September 17, 2021

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Hundreds could work at industrial site in north Modesto

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A new development proposes a 300,000 square-foot industrial building that could employ hundreds of people on Kiernan Avenue north of Modesto.

The building, designed for light industry, is planned for the southeast corner of Tully Road and Kiernan. It will replace an almond orchard on the 17-acre site.

Jackrabbit Equipment Inc., which makes equipment for the tree nut industry, has been discussed as a main tenant for the Kiernan facility. The company would use the building for consolidating Jackrabbit’s operations in Ripon and on Dakota Avenue in Modesto.

Chief Executive Officer Bob DeMont said Thursday that 90 employees would work at the new building initially, but the number could grow substantially as the company expands.

The Stanislaus County planning commission considered the project last week and recommended that county supervisors approve it. The project is set for the Board of Supervisors meeting Aug. 17.

According to a county staff report, Jackrabbit is expected to use half the facility, or 150,000 square feet. Libitzky Holdings of Emeryville, the applicant and developer, has not identified tenants for the other 150,000 square feet.

“We would love to be able to accommodate Jackrabbit,” said Kevin Perkins, an associate principal for Libitzky, a real estate investment firm that owns properties in eight states.

“We are building 300,000 square feet of Class A space that should be highly in demand,” Perkins said. “Modesto is in a real growth market and the location lends itself to being a prime industrial and distribution location for the state and western United States.”

Libitzky operates the Modesto Industrial Park, which is next door to the Kiernan and Tully property. The new cross-dock building could be built and completed by the second quarter of 2022, Perkins said.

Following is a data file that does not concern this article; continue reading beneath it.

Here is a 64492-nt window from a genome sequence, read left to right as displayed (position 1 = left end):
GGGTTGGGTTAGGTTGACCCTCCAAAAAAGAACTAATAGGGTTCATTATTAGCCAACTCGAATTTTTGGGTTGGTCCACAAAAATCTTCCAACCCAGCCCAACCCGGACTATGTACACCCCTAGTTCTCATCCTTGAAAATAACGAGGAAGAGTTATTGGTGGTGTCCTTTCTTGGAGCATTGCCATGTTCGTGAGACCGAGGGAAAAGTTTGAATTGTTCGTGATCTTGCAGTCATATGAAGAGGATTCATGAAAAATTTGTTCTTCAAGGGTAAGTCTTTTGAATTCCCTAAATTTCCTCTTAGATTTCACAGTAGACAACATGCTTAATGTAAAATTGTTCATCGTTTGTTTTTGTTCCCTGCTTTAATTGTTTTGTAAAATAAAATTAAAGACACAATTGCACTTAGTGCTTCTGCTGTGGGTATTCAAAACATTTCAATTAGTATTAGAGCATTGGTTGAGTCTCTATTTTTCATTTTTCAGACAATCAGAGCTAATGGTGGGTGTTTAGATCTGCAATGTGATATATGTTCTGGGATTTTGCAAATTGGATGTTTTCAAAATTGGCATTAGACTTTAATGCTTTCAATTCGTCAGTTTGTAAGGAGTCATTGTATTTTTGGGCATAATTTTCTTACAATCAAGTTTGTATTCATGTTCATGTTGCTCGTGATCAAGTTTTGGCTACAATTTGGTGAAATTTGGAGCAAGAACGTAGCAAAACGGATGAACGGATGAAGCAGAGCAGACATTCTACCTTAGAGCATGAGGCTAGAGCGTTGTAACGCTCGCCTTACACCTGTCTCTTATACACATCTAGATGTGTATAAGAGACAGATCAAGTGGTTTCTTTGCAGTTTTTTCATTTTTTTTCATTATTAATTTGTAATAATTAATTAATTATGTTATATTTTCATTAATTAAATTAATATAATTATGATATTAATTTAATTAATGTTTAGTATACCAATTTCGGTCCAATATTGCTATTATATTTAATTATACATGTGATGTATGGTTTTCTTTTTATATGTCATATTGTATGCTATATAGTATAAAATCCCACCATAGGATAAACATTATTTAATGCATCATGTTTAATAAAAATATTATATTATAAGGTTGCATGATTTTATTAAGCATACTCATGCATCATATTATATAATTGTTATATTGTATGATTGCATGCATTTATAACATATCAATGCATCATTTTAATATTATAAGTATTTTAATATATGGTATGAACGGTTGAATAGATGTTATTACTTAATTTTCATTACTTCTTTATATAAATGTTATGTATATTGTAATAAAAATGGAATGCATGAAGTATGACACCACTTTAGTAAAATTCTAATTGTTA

According to the plans, businesses leasing space could operate around the clock, 7 days a week, three shifts per day, with up to 250 workers on each shift. That estimate includes other prospective operations in addition to Jackrabbit.

County staff said Jackrabbit could occupy a larger portion or the entire building, but that has not been determined yet.

The site is designed with 486 parking spaces; an excess amount of parking was included in the plans for flexibility as business tenants are sought.

Companies using the industrial building are expected to serve about 25 customers daily. The center will generate an estimated 1,488 truck and car trips per day.

Libitzky applied to the county for approval because the site is in an unincorporated area outside the city limits.

Modesto’s general plan designates the project location for business park development. For significant development projects inside a city’s sphere of influence, the county has a policy of first getting preliminary approval from the respective city. The county may approve the project after the city signs off.

Steve Mitchell, planning manager for Modesto, said the city has been in discussions with the county and supported the application because it’s an expansion of an industrial area. There are too many private properties between the city boundary and the Kiernan site for an annexation, he said.

One of the city’s conditions for approval was extension of a line to the property and connection to city water service, but a sewer service connection is not available, Mitchell said.